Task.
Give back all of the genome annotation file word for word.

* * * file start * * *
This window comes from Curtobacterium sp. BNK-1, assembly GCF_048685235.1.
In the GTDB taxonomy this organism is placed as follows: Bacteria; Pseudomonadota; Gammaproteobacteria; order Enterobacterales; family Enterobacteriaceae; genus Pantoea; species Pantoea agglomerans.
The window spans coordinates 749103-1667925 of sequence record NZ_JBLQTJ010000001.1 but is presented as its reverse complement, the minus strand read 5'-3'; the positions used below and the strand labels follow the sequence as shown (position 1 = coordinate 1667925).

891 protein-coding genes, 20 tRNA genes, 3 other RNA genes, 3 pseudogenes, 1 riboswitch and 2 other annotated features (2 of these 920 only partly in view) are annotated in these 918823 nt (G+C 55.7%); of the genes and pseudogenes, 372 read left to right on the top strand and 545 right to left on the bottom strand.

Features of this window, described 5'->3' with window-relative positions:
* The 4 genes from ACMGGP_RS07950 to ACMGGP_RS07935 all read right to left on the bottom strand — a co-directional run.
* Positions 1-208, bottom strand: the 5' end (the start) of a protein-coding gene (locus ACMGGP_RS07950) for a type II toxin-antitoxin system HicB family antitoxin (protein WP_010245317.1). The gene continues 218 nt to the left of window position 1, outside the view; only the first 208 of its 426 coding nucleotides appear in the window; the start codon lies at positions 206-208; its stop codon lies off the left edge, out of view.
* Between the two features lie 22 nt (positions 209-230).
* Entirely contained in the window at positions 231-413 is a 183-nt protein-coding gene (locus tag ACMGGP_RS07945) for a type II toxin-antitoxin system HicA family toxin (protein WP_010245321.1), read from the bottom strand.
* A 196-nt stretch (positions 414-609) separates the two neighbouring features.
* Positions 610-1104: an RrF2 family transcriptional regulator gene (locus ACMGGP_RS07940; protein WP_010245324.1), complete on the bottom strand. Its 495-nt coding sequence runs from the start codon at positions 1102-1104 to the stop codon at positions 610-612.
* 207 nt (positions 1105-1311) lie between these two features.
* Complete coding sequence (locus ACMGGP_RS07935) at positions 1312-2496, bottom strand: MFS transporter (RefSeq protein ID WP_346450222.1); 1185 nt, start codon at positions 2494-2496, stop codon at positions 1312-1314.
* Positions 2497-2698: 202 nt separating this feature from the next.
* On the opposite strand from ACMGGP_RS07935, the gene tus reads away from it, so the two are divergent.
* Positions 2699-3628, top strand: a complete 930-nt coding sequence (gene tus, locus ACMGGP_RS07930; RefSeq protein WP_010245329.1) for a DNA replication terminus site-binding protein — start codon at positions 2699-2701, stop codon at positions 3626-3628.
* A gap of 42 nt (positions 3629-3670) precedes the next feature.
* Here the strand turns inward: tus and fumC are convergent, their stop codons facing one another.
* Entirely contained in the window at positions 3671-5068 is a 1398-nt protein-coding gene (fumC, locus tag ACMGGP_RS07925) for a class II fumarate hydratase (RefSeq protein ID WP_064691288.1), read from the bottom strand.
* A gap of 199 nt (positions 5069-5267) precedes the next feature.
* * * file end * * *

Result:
This window comes from Curtobacterium sp. BNK-1, assembly GCF_048685235.1.
In the GTDB taxonomy this organism is placed as follows: Bacteria; Pseudomonadota; Gammaproteobacteria; order Enterobacterales; family Enterobacteriaceae; genus Pantoea; species Pantoea agglomerans.
The window spans coordinates 749103-1667925 of sequence record NZ_JBLQTJ010000001.1 but is presented as its reverse complement, the minus strand read 5'-3'; the positions used below and the strand labels follow the sequence as shown (position 1 = coordinate 1667925).

891 protein-coding genes, 20 tRNA genes, 3 other RNA genes, 3 pseudogenes, 1 riboswitch and 2 other annotated features (2 of these 920 only partly in view) are annotated in these 918823 nt (G+C 55.7%); of the genes and pseudogenes, 372 read left to right on the top strand and 545 right to left on the bottom strand.

Features of this window, described 5'->3' with window-relative positions:
* The 4 genes from ACMGGP_RS07950 to ACMGGP_RS07935 all read right to left on the bottom strand — a co-directional run.
* Positions 1-208, bottom strand: the 5' end (the start) of a protein-coding gene (locus ACMGGP_RS07950) for a type II toxin-antitoxin system HicB family antitoxin (protein WP_010245317.1). The gene continues 218 nt to the left of window position 1, outside the view; only the first 208 of its 426 coding nucleotides appear in the window; the start codon lies at positions 206-208; its stop codon lies off the left edge, out of view.
* Between the two features lie 22 nt (positions 209-230).
* Entirely contained in the window at positions 231-413 is a 183-nt protein-coding gene (locus tag ACMGGP_RS07945) for a type II toxin-antitoxin system HicA family toxin (protein WP_010245321.1), read from the bottom strand.
* A 196-nt stretch (positions 414-609) separates the two neighbouring features.
* Positions 610-1104: an RrF2 family transcriptional regulator gene (locus ACMGGP_RS07940; protein WP_010245324.1), complete on the bottom strand. Its 495-nt coding sequence runs from the start codon at positions 1102-1104 to the stop codon at positions 610-612.
* 207 nt (positions 1105-1311) lie between these two features.
* Complete coding sequence (locus ACMGGP_RS07935) at positions 1312-2496, bottom strand: MFS transporter (RefSeq protein ID WP_346450222.1); 1185 nt, start codon at positions 2494-2496, stop codon at positions 1312-1314.
* Positions 2497-2698: 202 nt separating this feature from the next.
* On the opposite strand from ACMGGP_RS07935, the gene tus reads away from it, so the two are divergent.
* Positions 2699-3628, top strand: a complete 930-nt coding sequence (gene tus, locus ACMGGP_RS07930; RefSeq protein WP_010245329.1) for a DNA replication terminus site-binding protein — start codon at positions 2699-2701, stop codon at positions 3626-3628.
* A gap of 42 nt (positions 3629-3670) precedes the next feature.
* Here the strand turns inward: tus and fumC are convergent, their stop codons facing one another.
* Entirely contained in the window at positions 3671-5068 is a 1398-nt protein-coding gene (fumC, locus tag ACMGGP_RS07925) for a class II fumarate hydratase (RefSeq protein ID WP_064691288.1), read from the bottom strand.
* A gap of 199 nt (positions 5069-5267) precedes the next feature.